The Oregon Coast’s rugged beauty is part of what makes it so alluring. That might make you think it’s difficult to navigate for those with mobility issues. And it’s true, many stunning hikes and secluded beaches can be challenging for experienced hikers without careful planning. But don’t fret: the People’s Coast welcomes everyone, regardless of physical ability or mobility concerns. We’ve pulled together a list of nine ADA-accessible adventures along the Coast — beautiful shores and activities that can be enjoyed by one and all.
Kayaking the Necanicum River (Seaside)
Seaside’s new ADA-accessible kayak launch in Broadway Park means the peaceful Necanicum River paddling trail, which glides beneath Seaside’s bridges and through the heart of downtown, is now open to all. Rentals are available at Wheel Fun Rentals and Claeanline Surf Shop.
Kilchis Point Reserve (Bay City)
Located on the beautiful Tillamook Bay and named for Tillamook Chief Kilchis, Kilchis Point Reserve features a paved Trailhead Loop with abundant native plants and interpretive signage highlighting pioneer history, flora and fauna, and Native American heritage at Kilchis Point. Croaking frogs and singing birds provide a soothing soundtrack for exploring. Numerous benches are also situated along the way.
Siuslaw River Bridge Interpretive Center & Boardwalk (Florence)
This meandering paved trail, with benches and educational signage, skirts the Siuslaw River and offers fabulous views of Florence’s landmark Art Deco bridge. At the east end of the trail is the Port of Siuslaw Boardwalk, where fishing and sailboats are moored, as well as a three-masted tall ship replica. The nearby seasonal outdoor market is easy to navigate, as well.
Yaquina Head Outstanding Natural Area (Newport)
With its towering lighthouse (the tallest on the Coast), fantastic views, abundant wildlife and comprehensive education center, Yaquina Head is one of the Coast’s indisputable gems; it’s also largely ADA-accessible. Start with the numerous exhibits at the Yaquina Head Interpretive Center, where a gated parking area is reserved for disabled access (a ranger will open the gate). Head to Quarry Cove at high tide to see seals frolicking in the surf. (Ask for the clicker to open the gate to the accessible parking area.) While the lighthouse is only accessible by stairs, you can catch a good view of it from the adjacent asphalt trail. An accessible boardwalk and ocean viewing platform behind the lighthouse provides views of seals, puffins, murres, cormorants and whales in the surf. A paved trail (10-percent grade) links the Interpretive Center and the lighthouse.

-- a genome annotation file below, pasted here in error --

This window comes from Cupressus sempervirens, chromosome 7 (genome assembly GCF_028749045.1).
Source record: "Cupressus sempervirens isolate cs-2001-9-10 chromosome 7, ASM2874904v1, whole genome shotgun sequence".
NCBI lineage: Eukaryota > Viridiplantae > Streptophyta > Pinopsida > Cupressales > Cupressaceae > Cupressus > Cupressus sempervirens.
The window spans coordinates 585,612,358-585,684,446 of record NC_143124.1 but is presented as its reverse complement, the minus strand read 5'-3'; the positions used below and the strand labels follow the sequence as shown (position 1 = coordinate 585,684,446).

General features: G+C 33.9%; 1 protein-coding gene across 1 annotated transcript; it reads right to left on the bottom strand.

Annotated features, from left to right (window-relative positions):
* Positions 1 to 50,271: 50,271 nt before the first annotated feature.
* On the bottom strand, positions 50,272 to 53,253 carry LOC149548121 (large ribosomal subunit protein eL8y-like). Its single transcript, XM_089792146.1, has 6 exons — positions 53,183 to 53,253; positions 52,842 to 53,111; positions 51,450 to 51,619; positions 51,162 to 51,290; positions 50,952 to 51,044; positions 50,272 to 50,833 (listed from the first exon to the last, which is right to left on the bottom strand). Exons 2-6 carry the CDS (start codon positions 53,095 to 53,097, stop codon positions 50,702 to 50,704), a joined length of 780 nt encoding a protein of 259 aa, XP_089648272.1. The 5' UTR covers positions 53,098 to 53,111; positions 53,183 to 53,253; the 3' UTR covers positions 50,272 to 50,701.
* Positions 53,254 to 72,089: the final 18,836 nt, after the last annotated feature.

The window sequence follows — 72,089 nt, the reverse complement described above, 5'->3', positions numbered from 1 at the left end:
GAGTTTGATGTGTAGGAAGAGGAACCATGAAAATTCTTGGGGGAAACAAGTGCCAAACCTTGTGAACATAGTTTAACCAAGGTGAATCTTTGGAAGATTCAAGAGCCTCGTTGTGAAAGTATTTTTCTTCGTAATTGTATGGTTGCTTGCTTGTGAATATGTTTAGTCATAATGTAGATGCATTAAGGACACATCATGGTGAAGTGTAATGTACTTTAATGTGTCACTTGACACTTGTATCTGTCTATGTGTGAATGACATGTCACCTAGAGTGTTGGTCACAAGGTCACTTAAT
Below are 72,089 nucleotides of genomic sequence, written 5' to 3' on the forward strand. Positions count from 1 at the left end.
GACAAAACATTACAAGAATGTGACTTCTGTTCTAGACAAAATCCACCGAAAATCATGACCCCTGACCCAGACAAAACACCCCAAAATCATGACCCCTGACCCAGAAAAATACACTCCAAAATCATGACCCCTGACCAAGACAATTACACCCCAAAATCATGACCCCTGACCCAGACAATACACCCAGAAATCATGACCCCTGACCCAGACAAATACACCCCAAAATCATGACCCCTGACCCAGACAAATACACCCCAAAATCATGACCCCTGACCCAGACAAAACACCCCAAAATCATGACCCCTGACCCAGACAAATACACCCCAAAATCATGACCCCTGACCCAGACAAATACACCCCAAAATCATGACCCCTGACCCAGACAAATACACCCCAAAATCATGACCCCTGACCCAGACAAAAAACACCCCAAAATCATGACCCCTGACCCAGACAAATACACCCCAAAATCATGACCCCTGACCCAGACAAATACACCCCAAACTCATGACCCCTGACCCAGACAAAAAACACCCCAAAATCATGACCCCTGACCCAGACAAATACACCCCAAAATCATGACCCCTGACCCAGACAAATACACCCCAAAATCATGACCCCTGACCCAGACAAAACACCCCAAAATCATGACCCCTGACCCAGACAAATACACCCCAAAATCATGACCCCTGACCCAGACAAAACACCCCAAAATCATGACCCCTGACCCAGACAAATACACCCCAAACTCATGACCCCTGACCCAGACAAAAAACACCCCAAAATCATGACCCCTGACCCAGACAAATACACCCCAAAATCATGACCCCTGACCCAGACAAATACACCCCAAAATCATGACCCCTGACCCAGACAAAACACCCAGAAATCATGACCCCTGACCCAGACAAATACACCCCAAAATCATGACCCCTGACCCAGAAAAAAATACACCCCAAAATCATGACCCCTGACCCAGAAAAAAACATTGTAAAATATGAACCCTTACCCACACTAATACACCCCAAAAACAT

Oregon Dunes (Reedsport)
The 40 miles of shifting sand and wind-sculpted dunes in the Oregon Dunes National Recreation Area makes for an adventurous off-highway vehicle-riding destination — but the park isn’t just for dune buggies. The Oregon Dunes Day Use area is also accessible to those with limited mobility. You’ll find the entrance to the day-use area 11 miles north of Reedsport on Highway 101. Near the parking lot, an accessible viewing platform offers sweeping, panoramic views and shows you how the ever-changing dunes take shape. From here, you can take a half-mile paved trail to another viewing area and several wheelchair-friendly picnic tables set beneath towering spruce trees.
Shore Acres State Park (Coos Bay)
Perched on dramatic cliffs overlooking the ocean, Shore Acres State Park was once the grand estate of a pioneer timber baron. Today its magnificently lush gardens are open to nearly everyone, and no matter when you visit, you’ll likely find something in bloom. Stop by and explore a formal garden, two rose gardens and even a serene Japanese-style garden with a lily pond. Best of all, the majority of this blossoming spectacle includes ADA-accessible trails. During the holiday season, from November through December, the park twinkles with hundreds of thousands of Christmas lights — certainly one of the most festive displays in the state.
Enjoy a wild night in the great outdoors with one of the dozens of ADA-accessible yurts in the Coast’s state parks. These circular, domed wooden cabins are furnished with the basics, sleep up to five people, and include plywood floors, framed doors, furniture, beds, electricity and skylights. Bring camping items like bedding and kitchenware — essentially everything but the tent — and be sure to make advance reservations, as the accessible yurts are in high demand.
Astoria Riverwalk Trail (Astoria)
The downtown Astoria Riverwalk stretches along part of the Astoria and Columbia River Railroad, providing a lively tour of the waterfront. Along the way, you’ll pass old cannery buildings that have been reinvented as museums, cafes, shops and breweries, as well as interpretive signage providing insight into local history. The western trailhead is at the Port of Astoria — the perfect spot for watching massive ships on the river. The route swings under the 4.1-mile Astoria-Megler Bridge, the longest continuous three-span through-truss bridge in North America.
Whale Watching & Chartered Fishing (Depoe Bay)
Head out to sea for a glimpse of a majestic grey whale or to drop a line for halibut, tuna or salmon. Several charter companies in Depoe Bay, including Dockside Charters, use ADA-accessible vessels, allowing customers to roll their wheelchairs right onto the boats for whale watching and fishing.
Photo by Larry Geddis